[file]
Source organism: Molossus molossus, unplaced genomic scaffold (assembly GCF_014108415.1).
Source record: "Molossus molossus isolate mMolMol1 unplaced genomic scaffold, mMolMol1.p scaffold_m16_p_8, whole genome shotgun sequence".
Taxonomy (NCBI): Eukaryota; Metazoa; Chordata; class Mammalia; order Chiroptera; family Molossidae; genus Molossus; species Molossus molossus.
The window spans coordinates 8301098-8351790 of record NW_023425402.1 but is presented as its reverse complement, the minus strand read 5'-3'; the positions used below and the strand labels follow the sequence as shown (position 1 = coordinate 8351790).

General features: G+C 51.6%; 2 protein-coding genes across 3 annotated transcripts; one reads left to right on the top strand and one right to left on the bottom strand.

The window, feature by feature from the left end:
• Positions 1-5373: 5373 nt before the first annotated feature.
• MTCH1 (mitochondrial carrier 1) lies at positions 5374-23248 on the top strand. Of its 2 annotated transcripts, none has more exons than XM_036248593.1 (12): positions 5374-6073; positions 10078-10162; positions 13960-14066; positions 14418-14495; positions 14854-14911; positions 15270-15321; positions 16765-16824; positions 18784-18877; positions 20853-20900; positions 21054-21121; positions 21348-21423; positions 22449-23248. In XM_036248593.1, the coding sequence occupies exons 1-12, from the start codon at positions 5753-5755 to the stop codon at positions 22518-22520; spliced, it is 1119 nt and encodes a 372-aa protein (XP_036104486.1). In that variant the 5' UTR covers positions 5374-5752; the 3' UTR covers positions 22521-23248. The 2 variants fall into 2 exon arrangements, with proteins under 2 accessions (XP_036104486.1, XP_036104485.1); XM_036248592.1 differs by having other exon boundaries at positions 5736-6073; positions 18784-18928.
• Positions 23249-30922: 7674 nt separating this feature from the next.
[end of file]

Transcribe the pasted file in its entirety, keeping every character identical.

Source organism: Molossus molossus, unplaced genomic scaffold (assembly GCF_014108415.1).
Source record: "Molossus molossus isolate mMolMol1 unplaced genomic scaffold, mMolMol1.p scaffold_m16_p_8, whole genome shotgun sequence".
Taxonomy (NCBI): Eukaryota; Metazoa; Chordata; class Mammalia; order Chiroptera; family Molossidae; genus Molossus; species Molossus molossus.
The window spans coordinates 8301098-8351790 of record NW_023425402.1 but is presented as its reverse complement, the minus strand read 5'-3'; the positions used below and the strand labels follow the sequence as shown (position 1 = coordinate 8351790).

General features: G+C 51.6%; 2 protein-coding genes across 3 annotated transcripts; one reads left to right on the top strand and one right to left on the bottom strand.

The window, feature by feature from the left end:
• Positions 1-5373: 5373 nt before the first annotated feature.
• MTCH1 (mitochondrial carrier 1) lies at positions 5374-23248 on the top strand. Of its 2 annotated transcripts, none has more exons than XM_036248593.1 (12): positions 5374-6073; positions 10078-10162; positions 13960-14066; positions 14418-14495; positions 14854-14911; positions 15270-15321; positions 16765-16824; positions 18784-18877; positions 20853-20900; positions 21054-21121; positions 21348-21423; positions 22449-23248. In XM_036248593.1, the coding sequence occupies exons 1-12, from the start codon at positions 5753-5755 to the stop codon at positions 22518-22520; spliced, it is 1119 nt and encodes a 372-aa protein (XP_036104486.1). In that variant the 5' UTR covers positions 5374-5752; the 3' UTR covers positions 22521-23248. The 2 variants fall into 2 exon arrangements, with proteins under 2 accessions (XP_036104486.1, XP_036104485.1); XM_036248592.1 differs by having other exon boundaries at positions 5736-6073; positions 18784-18928.
• Positions 23249-30922: 7674 nt separating this feature from the next.